Search engine optimisation (SEO) and pay-per-click (PPC) advertising are two sides of the digital marketing coin. While many people will throw their weight behind one or the other and sing its praises, which one can we assuredly say is better?

SEO and PPC are at completely different ends of the marketing spectrum while they both attempt to market via search engines. Let’s discuss SEO and PPC to see how they stack up against each other.

Organic vs paid exposure

The functional difference between SEO and PPC is that SEO has no inherent cost to it other than the man-hours required to do it effectively. Basic SEO principles can be implemented by nearly anyone, but commercially successful SEO campaigns are rarely cheap, making the claim that SEO is a free alternative to paid marketing inaccurate.

PPC on the other hand is effectively buying billboard space on search engines. The difference is that with the digital nature of the platform, PPC campaigns can be highly targeted to specific demographics.

Here we can see where PPC and SEO share the function of keywords which inform search engines of the subject matter that a user is looking up. For example, a PPC campaign for your cat food brand would be priced on how competitive keywords relating to ‘cat food’ were.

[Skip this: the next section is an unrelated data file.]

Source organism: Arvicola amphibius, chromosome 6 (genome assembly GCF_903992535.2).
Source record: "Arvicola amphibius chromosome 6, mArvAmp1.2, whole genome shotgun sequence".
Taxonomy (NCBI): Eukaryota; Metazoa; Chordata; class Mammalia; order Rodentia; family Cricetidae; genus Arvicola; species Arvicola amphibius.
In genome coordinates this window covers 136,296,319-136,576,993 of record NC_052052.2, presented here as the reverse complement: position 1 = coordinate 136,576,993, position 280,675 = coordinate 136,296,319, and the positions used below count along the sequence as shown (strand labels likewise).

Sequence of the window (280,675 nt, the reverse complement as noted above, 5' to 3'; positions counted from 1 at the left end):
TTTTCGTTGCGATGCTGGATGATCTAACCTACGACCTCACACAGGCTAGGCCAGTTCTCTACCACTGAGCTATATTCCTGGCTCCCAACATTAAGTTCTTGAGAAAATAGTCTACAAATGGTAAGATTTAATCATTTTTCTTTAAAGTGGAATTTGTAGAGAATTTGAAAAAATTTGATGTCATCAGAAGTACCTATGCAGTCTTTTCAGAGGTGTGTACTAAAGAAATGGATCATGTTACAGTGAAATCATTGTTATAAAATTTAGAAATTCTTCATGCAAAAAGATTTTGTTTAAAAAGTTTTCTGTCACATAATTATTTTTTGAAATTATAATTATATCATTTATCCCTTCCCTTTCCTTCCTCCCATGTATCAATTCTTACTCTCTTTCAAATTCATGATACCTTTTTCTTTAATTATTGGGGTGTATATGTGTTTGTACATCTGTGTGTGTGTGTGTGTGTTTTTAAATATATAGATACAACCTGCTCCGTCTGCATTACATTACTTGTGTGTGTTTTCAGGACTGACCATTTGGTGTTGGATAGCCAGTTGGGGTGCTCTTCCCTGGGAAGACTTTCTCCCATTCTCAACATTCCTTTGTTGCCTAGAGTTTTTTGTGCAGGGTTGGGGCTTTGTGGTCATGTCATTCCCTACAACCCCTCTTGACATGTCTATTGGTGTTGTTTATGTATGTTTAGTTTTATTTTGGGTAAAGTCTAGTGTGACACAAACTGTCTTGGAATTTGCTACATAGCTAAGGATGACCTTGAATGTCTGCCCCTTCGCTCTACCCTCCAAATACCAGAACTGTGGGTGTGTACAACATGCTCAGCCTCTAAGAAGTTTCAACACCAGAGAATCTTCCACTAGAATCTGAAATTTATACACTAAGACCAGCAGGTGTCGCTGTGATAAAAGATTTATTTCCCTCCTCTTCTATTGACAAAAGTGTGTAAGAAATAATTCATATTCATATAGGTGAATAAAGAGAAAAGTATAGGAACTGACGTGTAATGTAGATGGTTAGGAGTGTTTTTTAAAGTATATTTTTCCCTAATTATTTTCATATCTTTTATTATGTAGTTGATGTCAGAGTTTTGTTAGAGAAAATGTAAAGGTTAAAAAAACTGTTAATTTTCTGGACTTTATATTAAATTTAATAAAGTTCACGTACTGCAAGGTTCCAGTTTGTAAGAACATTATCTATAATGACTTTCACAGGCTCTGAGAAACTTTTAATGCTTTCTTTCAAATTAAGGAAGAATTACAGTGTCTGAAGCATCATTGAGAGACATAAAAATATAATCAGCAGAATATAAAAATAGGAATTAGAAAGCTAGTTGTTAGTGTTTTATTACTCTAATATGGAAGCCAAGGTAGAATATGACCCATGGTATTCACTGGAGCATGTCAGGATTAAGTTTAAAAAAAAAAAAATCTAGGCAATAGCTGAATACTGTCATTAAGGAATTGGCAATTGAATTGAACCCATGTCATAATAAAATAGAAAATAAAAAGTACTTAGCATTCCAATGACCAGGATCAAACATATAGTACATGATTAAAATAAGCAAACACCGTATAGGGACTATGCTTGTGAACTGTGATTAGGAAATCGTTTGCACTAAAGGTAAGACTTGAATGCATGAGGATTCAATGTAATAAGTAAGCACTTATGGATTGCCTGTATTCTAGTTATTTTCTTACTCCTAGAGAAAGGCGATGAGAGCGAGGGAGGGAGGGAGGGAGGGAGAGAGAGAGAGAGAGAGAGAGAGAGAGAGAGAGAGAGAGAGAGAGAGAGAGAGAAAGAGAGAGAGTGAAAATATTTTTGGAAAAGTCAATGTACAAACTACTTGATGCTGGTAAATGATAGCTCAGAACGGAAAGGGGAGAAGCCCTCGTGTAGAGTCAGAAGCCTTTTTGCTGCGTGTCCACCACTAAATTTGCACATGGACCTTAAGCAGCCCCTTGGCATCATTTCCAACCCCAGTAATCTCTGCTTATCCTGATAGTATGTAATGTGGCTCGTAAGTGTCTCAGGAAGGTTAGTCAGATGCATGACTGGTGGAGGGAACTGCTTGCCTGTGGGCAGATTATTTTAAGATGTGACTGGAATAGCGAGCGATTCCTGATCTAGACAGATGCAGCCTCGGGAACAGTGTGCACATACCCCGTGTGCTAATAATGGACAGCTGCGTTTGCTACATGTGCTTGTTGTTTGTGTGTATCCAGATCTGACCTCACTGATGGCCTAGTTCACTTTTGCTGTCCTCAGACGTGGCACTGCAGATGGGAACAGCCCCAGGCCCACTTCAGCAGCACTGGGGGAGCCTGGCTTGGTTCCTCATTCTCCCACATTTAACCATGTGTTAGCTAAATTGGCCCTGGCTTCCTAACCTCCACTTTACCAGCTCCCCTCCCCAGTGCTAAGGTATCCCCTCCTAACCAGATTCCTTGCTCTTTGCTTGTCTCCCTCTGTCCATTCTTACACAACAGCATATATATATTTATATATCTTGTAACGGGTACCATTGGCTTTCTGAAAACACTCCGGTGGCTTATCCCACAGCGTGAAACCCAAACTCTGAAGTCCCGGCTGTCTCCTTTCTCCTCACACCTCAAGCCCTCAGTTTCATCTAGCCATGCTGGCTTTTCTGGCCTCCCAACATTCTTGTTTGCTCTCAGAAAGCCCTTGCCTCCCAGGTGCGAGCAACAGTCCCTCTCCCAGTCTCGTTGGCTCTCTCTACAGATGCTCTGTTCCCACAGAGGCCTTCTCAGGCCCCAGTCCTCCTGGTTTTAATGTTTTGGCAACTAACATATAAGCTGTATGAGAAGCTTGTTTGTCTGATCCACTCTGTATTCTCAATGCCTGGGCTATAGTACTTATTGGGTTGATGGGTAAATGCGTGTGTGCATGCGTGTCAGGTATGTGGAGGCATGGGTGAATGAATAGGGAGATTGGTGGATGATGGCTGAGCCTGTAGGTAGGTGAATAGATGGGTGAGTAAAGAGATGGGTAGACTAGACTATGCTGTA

This is where PPC can become quite costly as the most competitive keywords are bid on via tools like Google Adwords. Large companies with big marketing budgets can afford to place high bids on the most popularly used keywords.

SEO on the other hand uses keywords strategically throughout a businesses’ online content. The goal of SEO is to make the business website rank as highly as it can in Google’s organic search results.

The reason SEO is competitive with PPC is because audiences are naturally more trusting of organic search results than paid results. This happens because Google disclaims which results have been paid for in an obvious way, a method of exposure that some audiences will not find to be authoritative.

Users looking for the most sincere answer to their search query will go with the top few organic search results and will ignore the paid ones. SEO creates marketing exposure for your business by tailoring you online presence to be as attractive as possible for search engines.

So, who wins?

The answer is neither. Any SEO practitioner worth their salt will tell you that SEO and PPC are ideally used in concert in order to mutually support each other.